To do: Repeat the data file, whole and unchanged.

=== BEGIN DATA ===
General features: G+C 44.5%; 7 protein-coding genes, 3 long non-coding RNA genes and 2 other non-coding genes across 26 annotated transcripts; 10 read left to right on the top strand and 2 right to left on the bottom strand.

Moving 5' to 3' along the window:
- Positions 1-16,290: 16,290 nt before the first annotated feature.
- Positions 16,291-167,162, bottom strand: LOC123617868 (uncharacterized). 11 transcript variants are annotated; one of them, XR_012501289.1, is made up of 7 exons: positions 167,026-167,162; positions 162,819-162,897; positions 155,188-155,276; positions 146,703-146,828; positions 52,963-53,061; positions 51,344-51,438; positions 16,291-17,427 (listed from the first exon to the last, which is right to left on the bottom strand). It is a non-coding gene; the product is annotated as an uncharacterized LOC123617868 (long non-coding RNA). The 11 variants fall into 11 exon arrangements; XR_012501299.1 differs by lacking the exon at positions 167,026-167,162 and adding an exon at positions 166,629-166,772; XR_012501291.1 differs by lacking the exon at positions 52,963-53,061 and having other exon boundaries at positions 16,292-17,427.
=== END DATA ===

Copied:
General features: G+C 44.5%; 7 protein-coding genes, 3 long non-coding RNA genes and 2 other non-coding genes across 26 annotated transcripts; 10 read left to right on the top strand and 2 right to left on the bottom strand.

Moving 5' to 3' along the window:
- Positions 1-16,290: 16,290 nt before the first annotated feature.
- Positions 16,291-167,162, bottom strand: LOC123617868 (uncharacterized). 11 transcript variants are annotated; one of them, XR_012501289.1, is made up of 7 exons: positions 167,026-167,162; positions 162,819-162,897; positions 155,188-155,276; positions 146,703-146,828; positions 52,963-53,061; positions 51,344-51,438; positions 16,291-17,427 (listed from the first exon to the last, which is right to left on the bottom strand). It is a non-coding gene; the product is annotated as an uncharacterized LOC123617868 (long non-coding RNA). The 11 variants fall into 11 exon arrangements; XR_012501299.1 differs by lacking the exon at positions 167,026-167,162 and adding an exon at positions 166,629-166,772; XR_012501291.1 differs by lacking the exon at positions 52,963-53,061 and having other exon boundaries at positions 16,292-17,427.